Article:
With the combination of a small number of people + software + servers and robots
We are promoting a new era of company management.
We hope to share part of this process with you in this corner.
September 18, 2019
The term "landscape" is familiar in urban planning, landscape architecture, and geography, but is not often heard.
In layman's terms, landscape is "the organic connection between people, nature, and artifacts." At Mogic, we use this concept as the basis for our IT services and company development. (The actual definition of the term "landscape" seems to vary from field to field.)
The reason why I bring up the idea of landscape when creating IT services is because IT development tends to be created in a point-by-point fashion, and I think it is necessary to think in a way that covers this tendency.
For example, the functionality to be used is summarized as requirements definition, usability is created as web design, and a place to organize information is created as a database, which is then combined to form a single system.
We also work on getting our products ranked higher in search engines, post them on social media, and send out press releases to let people know about them.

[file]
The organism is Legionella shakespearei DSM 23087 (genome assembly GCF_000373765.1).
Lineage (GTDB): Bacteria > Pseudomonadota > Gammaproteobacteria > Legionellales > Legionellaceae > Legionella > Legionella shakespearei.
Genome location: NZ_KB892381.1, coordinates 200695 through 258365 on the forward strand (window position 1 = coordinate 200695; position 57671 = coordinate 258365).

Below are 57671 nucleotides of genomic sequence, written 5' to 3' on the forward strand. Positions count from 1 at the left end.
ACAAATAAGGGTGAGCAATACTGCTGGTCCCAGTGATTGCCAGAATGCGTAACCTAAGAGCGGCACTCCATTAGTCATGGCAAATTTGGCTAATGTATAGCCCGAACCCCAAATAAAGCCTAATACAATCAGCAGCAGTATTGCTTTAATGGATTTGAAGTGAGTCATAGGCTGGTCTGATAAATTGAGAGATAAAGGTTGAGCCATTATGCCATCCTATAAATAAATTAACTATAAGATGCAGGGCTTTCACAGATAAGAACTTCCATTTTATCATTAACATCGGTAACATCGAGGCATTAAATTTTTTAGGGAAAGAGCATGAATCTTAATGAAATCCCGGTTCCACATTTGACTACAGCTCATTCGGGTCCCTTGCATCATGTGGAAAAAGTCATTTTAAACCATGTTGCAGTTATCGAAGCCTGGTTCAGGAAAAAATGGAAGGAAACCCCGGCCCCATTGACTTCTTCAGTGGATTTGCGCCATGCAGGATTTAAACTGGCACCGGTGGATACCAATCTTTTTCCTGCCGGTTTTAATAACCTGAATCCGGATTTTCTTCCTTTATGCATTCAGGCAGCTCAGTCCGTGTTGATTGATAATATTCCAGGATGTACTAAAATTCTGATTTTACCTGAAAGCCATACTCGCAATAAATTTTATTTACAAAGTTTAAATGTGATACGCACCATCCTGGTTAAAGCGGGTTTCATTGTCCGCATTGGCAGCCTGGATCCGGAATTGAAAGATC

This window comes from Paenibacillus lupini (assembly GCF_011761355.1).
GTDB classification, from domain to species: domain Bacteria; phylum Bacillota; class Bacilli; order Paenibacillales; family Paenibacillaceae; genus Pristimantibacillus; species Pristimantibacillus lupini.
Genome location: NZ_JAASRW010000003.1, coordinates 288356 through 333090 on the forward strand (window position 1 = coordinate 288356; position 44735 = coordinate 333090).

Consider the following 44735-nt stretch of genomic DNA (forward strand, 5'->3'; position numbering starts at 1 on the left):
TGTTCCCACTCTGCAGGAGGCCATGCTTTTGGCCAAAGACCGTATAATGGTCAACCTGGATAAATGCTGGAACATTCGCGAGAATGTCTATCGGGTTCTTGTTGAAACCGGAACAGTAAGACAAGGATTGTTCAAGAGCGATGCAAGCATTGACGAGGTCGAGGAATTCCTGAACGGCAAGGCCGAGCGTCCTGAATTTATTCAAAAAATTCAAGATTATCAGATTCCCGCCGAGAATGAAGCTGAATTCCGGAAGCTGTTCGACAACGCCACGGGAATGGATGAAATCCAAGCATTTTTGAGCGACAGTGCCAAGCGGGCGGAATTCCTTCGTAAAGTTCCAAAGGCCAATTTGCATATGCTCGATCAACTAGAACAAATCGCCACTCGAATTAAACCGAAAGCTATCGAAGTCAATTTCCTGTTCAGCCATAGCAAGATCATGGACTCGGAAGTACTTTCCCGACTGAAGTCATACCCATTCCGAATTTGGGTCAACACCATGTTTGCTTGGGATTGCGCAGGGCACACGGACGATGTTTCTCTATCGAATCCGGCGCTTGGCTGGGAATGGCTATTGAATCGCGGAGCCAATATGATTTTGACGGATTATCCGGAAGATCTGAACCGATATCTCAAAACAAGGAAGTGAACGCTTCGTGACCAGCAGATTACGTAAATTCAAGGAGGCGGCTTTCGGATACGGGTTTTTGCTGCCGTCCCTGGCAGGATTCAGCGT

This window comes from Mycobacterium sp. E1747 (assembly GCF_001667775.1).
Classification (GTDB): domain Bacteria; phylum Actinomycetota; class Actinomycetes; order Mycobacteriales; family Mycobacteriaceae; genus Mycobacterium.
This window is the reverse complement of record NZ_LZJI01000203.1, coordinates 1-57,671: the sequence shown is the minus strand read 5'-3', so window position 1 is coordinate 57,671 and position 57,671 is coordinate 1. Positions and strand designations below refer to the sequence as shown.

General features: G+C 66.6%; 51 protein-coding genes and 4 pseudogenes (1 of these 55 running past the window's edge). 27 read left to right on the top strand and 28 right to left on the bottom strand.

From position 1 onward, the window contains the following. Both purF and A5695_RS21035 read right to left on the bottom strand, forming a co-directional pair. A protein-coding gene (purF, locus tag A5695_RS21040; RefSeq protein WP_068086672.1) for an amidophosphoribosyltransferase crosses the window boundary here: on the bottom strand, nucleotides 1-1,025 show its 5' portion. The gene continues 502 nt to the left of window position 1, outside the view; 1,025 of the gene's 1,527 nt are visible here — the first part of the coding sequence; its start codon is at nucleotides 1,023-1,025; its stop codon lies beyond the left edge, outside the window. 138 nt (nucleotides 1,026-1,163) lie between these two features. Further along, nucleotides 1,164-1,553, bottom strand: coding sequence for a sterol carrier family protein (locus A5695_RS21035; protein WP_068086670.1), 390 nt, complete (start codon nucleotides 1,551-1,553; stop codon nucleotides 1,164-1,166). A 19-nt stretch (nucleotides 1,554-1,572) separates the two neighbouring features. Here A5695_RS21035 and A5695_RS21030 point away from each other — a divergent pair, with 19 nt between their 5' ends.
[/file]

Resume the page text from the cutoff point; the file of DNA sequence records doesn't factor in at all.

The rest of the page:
At first glance, all of those things seem important, but if we compare this to the construction of a public facility, something seems to be missing.
First, we will put together a list of uses that local residents might use, decide on the building's exterior and interior, and create a multipurpose room management office.
In order to publicize the new facilities to the community, priority will be given to posting them on bulletin boards, informing acquaintances, and placing them in circulars.
Is that really the only way to get a "view" that people will enjoy and use?
I feel something is missing.
Perhaps it seems to lack "something fun" that makes the people who live there feel their lives are richer.
I believe that one of the most important aspects of creating an IT service is how you build that part of the service.
Well, with IT, it is more of a cloudscape than a landscape.